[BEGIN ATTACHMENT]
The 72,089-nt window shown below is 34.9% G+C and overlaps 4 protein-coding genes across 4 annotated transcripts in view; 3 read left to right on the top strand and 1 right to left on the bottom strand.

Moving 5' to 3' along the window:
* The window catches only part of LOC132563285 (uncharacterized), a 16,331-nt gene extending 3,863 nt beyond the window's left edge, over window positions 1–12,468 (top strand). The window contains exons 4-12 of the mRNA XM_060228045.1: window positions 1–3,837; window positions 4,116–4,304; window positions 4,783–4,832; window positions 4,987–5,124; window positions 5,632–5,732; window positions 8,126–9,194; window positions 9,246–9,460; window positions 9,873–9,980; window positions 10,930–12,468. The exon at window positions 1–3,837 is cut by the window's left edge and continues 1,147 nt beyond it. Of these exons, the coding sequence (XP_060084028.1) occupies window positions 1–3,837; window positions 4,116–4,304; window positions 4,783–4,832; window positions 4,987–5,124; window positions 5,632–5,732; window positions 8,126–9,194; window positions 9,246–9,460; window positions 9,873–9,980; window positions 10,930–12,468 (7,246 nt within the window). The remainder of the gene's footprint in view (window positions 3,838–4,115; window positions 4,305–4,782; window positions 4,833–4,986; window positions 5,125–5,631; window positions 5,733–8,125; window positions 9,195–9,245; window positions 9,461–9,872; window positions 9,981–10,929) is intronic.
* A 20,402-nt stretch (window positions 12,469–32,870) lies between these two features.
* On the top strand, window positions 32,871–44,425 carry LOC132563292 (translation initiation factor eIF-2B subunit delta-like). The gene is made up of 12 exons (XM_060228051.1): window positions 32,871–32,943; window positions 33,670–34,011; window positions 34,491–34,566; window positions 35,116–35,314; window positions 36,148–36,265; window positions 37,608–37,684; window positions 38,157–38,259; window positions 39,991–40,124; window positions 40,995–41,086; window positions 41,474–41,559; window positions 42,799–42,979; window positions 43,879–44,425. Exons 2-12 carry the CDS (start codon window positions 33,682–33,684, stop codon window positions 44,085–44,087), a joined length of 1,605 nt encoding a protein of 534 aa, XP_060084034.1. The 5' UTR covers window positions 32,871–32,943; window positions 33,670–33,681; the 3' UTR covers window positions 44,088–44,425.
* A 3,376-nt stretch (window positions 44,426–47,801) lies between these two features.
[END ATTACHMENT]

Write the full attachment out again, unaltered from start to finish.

The 72,089-nt window shown below is 34.9% G+C and overlaps 4 protein-coding genes across 4 annotated transcripts in view; 3 read left to right on the top strand and 1 right to left on the bottom strand.

Moving 5' to 3' along the window:
* The window catches only part of LOC132563285 (uncharacterized), a 16,331-nt gene extending 3,863 nt beyond the window's left edge, over window positions 1–12,468 (top strand). The window contains exons 4-12 of the mRNA XM_060228045.1: window positions 1–3,837; window positions 4,116–4,304; window positions 4,783–4,832; window positions 4,987–5,124; window positions 5,632–5,732; window positions 8,126–9,194; window positions 9,246–9,460; window positions 9,873–9,980; window positions 10,930–12,468. The exon at window positions 1–3,837 is cut by the window's left edge and continues 1,147 nt beyond it. Of these exons, the coding sequence (XP_060084028.1) occupies window positions 1–3,837; window positions 4,116–4,304; window positions 4,783–4,832; window positions 4,987–5,124; window positions 5,632–5,732; window positions 8,126–9,194; window positions 9,246–9,460; window positions 9,873–9,980; window positions 10,930–12,468 (7,246 nt within the window). The remainder of the gene's footprint in view (window positions 3,838–4,115; window positions 4,305–4,782; window positions 4,833–4,986; window positions 5,125–5,631; window positions 5,733–8,125; window positions 9,195–9,245; window positions 9,461–9,872; window positions 9,981–10,929) is intronic.
* A 20,402-nt stretch (window positions 12,469–32,870) lies between these two features.
* On the top strand, window positions 32,871–44,425 carry LOC132563292 (translation initiation factor eIF-2B subunit delta-like). The gene is made up of 12 exons (XM_060228051.1): window positions 32,871–32,943; window positions 33,670–34,011; window positions 34,491–34,566; window positions 35,116–35,314; window positions 36,148–36,265; window positions 37,608–37,684; window positions 38,157–38,259; window positions 39,991–40,124; window positions 40,995–41,086; window positions 41,474–41,559; window positions 42,799–42,979; window positions 43,879–44,425. Exons 2-12 carry the CDS (start codon window positions 33,682–33,684, stop codon window positions 44,085–44,087), a joined length of 1,605 nt encoding a protein of 534 aa, XP_060084034.1. The 5' UTR covers window positions 32,871–32,943; window positions 33,670–33,681; the 3' UTR covers window positions 44,088–44,425.
* A 3,376-nt stretch (window positions 44,426–47,801) lies between these two features.